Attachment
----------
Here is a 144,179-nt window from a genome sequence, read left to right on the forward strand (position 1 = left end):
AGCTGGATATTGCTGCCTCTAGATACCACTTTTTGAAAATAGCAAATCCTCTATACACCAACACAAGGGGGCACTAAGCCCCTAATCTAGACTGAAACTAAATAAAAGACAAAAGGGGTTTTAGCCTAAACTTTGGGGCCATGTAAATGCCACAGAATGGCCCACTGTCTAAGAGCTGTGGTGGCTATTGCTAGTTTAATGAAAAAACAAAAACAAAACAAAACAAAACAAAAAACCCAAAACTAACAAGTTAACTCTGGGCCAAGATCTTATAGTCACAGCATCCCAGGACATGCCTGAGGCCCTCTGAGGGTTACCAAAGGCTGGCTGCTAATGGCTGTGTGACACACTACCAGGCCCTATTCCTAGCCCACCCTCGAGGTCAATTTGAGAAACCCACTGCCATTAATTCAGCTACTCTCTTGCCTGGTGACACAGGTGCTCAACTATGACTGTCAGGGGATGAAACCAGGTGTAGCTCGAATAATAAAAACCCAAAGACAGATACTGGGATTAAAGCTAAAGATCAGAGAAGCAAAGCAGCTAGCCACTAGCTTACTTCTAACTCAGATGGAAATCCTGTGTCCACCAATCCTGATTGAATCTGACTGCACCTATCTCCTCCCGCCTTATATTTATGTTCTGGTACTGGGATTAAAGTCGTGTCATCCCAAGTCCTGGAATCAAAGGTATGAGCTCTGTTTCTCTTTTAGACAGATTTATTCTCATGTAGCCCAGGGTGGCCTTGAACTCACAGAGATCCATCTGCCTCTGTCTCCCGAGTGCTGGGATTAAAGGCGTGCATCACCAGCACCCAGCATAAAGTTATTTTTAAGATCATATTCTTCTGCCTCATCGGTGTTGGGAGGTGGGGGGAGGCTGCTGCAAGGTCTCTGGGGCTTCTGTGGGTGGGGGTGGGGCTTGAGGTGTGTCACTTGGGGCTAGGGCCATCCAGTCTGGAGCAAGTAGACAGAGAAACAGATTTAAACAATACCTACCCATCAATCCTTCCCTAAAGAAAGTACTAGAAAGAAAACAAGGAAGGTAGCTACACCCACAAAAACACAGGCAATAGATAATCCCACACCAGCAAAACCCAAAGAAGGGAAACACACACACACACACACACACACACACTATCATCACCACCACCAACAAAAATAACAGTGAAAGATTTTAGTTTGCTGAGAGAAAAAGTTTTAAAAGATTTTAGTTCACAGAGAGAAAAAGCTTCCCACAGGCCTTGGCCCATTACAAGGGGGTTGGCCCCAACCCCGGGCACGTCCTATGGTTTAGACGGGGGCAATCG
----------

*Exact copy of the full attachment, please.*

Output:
Here is a 144,179-nt window from a genome sequence, read left to right on the forward strand (position 1 = left end):
AGCTGGATATTGCTGCCTCTAGATACCACTTTTTGAAAATAGCAAATCCTCTATACACCAACACAAGGGGGCACTAAGCCCCTAATCTAGACTGAAACTAAATAAAAGACAAAAGGGGTTTTAGCCTAAACTTTGGGGCCATGTAAATGCCACAGAATGGCCCACTGTCTAAGAGCTGTGGTGGCTATTGCTAGTTTAATGAAAAAACAAAAACAAAACAAAACAAAACAAAAAACCCAAAACTAACAAGTTAACTCTGGGCCAAGATCTTATAGTCACAGCATCCCAGGACATGCCTGAGGCCCTCTGAGGGTTACCAAAGGCTGGCTGCTAATGGCTGTGTGACACACTACCAGGCCCTATTCCTAGCCCACCCTCGAGGTCAATTTGAGAAACCCACTGCCATTAATTCAGCTACTCTCTTGCCTGGTGACACAGGTGCTCAACTATGACTGTCAGGGGATGAAACCAGGTGTAGCTCGAATAATAAAAACCCAAAGACAGATACTGGGATTAAAGCTAAAGATCAGAGAAGCAAAGCAGCTAGCCACTAGCTTACTTCTAACTCAGATGGAAATCCTGTGTCCACCAATCCTGATTGAATCTGACTGCACCTATCTCCTCCCGCCTTATATTTATGTTCTGGTACTGGGATTAAAGTCGTGTCATCCCAAGTCCTGGAATCAAAGGTATGAGCTCTGTTTCTCTTTTAGACAGATTTATTCTCATGTAGCCCAGGGTGGCCTTGAACTCACAGAGATCCATCTGCCTCTGTCTCCCGAGTGCTGGGATTAAAGGCGTGCATCACCAGCACCCAGCATAAAGTTATTTTTAAGATCATATTCTTCTGCCTCATCGGTGTTGGGAGGTGGGGGGAGGCTGCTGCAAGGTCTCTGGGGCTTCTGTGGGTGGGGGTGGGGCTTGAGGTGTGTCACTTGGGGCTAGGGCCATCCAGTCTGGAGCAAGTAGACAGAGAAACAGATTTAAACAATACCTACCCATCAATCCTTCCCTAAAGAAAGTACTAGAAAGAAAACAAGGAAGGTAGCTACACCCACAAAAACACAGGCAATAGATAATCCCACACCAGCAAAACCCAAAGAAGGGAAACACACACACACACACACACACACACACTATCATCACCACCACCAACAAAAATAACAGTGAAAGATTTTAGTTTGCTGAGAGAAAAAGTTTTAAAAGATTTTAGTTCACAGAGAGAAAAAGCTTCCCACAGGCCTTGGCCCATTACAAGGGGGTTGGCCCCAACCCCGGGCACGTCCTATGGTTTAGACGGGGGCAATCG